The First Book: Don't Sweat the Small Stuff... and it's all small stuff. by Richard Carlson, PhD. is about not worrying about everything so much. In the introduction, Carlson says that people are often too worried about things they cannot control, which is true, and they need to stop worrying so much. He points out that some people worry themselves into inaction, which will prevent accomplishing anything. His point is that people should not worry, and he cites a few examples of successful people he knows who are not high stress individuals. While not worrying so much is a good idea in general, saying that ambitious people should never worry is obscene. These people become successful because they take care of details, and that frequently involves stressing about the small stuff. As a low key type of person, I still have to disagree with Dr. Carlson. There are times when people should stress. The whole book is filled with short high school-style 5 paragraph essays about why people shouldn't stress in a variety of situations, and 2 of the first 3 I read were simply inane. I stopped reading this book partly because it is poorly written, but mainly because the whole premise is asinine. Stress in proper proportions can elevate achievement and increase success. Knowing when stress is important is the key, not completely eliminating stress. I couldn't read anymore, and I don't intend to.
The Second Book: Fear of Knowledge by Paul Boghossian is a philosophical treatise on relativism and constructionism. I was interested because I have wondered many times about the concept of ethical and intellectual relativism. Included in this are a number of seminars recently about when and how to perform medical research in third world countries. Protections for the rights of the subjects need to incorporate both the norms of the community and the norms of the country hosting the research, but there are a lot of grey areas in those protections when the norms of the two countries directly clash. In reading the introduction, Boghossian sets up the definitions, as all good philosophers do, and the book is well written and thoughtful. However, I have serious doubts about whether I am interested n completing the book. I don't mind the philosophical nature of the book, but I do not see how it could persuade a constructionist that they are wrong. Defining how constructionist theory fails is the goal of the book, so it must be written in a persuasive manner. However, based on the definitions given, the book has no chance of succeeding. This is entirely due to the definition of constructionism given. Constructionsim says that facts are different based on the background and goals of the observer, and they can be influenced by beliefs and goals. The main example given is the belief of the Zulu nation that man emerged from a volcano to populate Africa. In reading this book, a constructionist would rightly point out the Boghossian has a career to advance which is partly based on his nonconstructinist views. Also, as a philosopher, he has an interest in defending the nonconstructionist view since philosophy in general objects to the precepts it is founded on. Thus, while the argument he presents in the book could be very persuasive and generally valid, a constructionism could define a situation in which the reasoning would be taken in a different tack and come up with the opposite conclusion. Why should I read a book that I know will fail to be convincing to the opposing party?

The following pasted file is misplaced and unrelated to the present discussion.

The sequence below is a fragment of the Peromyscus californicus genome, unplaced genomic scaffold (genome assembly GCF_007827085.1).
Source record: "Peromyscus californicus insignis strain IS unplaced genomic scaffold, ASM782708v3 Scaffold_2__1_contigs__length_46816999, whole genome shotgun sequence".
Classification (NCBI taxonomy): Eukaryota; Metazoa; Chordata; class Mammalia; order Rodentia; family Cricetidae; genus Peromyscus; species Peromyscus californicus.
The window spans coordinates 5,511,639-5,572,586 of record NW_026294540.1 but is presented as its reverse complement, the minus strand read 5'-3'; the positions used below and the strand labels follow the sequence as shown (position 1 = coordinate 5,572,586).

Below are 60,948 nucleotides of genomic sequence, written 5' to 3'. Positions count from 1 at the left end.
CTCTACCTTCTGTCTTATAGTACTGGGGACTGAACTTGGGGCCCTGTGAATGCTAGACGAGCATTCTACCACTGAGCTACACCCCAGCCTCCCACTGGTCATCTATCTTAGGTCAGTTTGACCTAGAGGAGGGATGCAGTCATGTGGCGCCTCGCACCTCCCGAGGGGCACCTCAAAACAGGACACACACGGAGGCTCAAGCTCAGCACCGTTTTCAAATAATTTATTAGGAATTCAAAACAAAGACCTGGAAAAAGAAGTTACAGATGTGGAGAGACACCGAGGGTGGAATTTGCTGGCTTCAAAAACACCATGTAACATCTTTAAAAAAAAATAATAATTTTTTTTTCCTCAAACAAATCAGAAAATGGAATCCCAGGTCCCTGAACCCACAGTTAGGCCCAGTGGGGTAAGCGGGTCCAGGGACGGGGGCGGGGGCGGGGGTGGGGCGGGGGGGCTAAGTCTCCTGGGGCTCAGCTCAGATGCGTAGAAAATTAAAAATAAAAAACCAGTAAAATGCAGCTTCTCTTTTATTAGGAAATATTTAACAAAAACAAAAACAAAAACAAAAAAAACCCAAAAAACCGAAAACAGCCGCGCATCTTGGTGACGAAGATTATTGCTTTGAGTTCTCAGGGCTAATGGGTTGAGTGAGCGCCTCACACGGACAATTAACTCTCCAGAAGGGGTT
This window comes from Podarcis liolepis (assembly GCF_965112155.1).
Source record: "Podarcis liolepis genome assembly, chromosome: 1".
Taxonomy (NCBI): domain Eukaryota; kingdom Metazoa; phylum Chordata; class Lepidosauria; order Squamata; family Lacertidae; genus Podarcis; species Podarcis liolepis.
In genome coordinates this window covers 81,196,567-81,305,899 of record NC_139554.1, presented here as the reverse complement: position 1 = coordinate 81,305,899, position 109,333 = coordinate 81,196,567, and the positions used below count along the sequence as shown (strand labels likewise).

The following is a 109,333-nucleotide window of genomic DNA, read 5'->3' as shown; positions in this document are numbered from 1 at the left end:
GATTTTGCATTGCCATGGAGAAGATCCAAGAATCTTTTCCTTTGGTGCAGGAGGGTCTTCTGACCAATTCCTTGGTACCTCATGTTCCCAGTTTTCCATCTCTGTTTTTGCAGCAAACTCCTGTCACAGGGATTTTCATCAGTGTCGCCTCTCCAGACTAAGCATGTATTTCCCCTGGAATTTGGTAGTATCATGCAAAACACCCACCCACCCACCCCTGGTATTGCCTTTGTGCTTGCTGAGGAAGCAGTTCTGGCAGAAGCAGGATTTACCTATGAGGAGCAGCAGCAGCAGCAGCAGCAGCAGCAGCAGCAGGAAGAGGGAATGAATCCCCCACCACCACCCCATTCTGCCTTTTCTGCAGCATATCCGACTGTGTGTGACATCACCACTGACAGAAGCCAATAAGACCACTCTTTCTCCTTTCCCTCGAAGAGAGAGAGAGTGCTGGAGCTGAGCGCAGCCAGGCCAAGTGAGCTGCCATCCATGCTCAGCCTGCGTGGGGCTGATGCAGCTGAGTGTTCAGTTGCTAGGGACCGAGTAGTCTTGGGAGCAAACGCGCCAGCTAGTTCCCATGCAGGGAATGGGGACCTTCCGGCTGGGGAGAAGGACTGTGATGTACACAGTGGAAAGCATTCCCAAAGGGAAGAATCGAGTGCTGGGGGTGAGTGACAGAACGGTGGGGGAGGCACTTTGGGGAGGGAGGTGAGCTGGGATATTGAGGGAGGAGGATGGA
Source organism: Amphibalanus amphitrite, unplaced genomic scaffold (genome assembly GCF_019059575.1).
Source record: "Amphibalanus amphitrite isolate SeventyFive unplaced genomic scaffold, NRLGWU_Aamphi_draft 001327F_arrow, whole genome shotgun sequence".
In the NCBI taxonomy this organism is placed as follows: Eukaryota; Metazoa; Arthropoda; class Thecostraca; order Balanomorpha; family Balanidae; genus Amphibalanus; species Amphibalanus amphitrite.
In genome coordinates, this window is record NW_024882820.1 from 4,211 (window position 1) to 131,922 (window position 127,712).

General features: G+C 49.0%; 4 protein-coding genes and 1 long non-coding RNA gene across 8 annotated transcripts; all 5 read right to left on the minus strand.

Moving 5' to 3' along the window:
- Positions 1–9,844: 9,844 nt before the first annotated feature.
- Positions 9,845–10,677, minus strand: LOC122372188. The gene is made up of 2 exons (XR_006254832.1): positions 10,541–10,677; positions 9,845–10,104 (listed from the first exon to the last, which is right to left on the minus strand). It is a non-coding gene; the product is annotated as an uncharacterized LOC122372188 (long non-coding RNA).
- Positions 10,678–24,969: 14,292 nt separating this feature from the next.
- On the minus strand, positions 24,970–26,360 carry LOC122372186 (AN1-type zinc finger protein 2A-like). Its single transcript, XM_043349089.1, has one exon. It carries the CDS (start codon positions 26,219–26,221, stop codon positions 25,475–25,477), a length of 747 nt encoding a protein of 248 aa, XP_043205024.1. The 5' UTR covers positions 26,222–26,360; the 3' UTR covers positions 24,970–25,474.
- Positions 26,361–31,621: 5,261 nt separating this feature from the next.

I will probably finish the second book because I can learn about the arguments from both sides, and it should only take about 90 minutes to complete. The first book will never be read again.